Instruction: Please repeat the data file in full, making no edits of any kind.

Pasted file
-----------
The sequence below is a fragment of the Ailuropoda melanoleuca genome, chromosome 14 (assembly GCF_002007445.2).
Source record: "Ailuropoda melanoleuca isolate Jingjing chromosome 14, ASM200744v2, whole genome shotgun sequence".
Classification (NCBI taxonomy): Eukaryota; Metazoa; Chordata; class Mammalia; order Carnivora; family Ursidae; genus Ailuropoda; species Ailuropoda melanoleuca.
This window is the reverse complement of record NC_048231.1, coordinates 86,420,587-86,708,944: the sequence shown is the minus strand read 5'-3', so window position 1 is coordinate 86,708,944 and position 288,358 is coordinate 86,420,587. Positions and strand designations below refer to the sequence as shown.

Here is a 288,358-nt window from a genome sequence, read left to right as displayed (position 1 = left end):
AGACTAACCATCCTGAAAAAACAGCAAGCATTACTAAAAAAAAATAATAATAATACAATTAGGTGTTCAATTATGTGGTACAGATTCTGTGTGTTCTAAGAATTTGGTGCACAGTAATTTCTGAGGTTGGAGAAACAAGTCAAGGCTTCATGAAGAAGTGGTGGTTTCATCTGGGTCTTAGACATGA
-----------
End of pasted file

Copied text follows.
The sequence below is a fragment of the Ailuropoda melanoleuca genome, chromosome 14 (assembly GCF_002007445.2).
Source record: "Ailuropoda melanoleuca isolate Jingjing chromosome 14, ASM200744v2, whole genome shotgun sequence".
Classification (NCBI taxonomy): Eukaryota; Metazoa; Chordata; class Mammalia; order Carnivora; family Ursidae; genus Ailuropoda; species Ailuropoda melanoleuca.
This window is the reverse complement of record NC_048231.1, coordinates 86,420,587-86,708,944: the sequence shown is the minus strand read 5'-3', so window position 1 is coordinate 86,708,944 and position 288,358 is coordinate 86,420,587. Positions and strand designations below refer to the sequence as shown.

Here is a 288,358-nt window from a genome sequence, read left to right as displayed (position 1 = left end):
AGACTAACCATCCTGAAAAAACAGCAAGCATTACTAAAAAAAAATAATAATAATACAATTAGGTGTTCAATTATGTGGTACAGATTCTGTGTGTTCTAAGAATTTGGTGCACAGTAATTTCTGAGGTTGGAGAAACAAGTCAAGGCTTCATGAAGAAGTGGTGGTTTCATCTGGGTCTTAGACATGA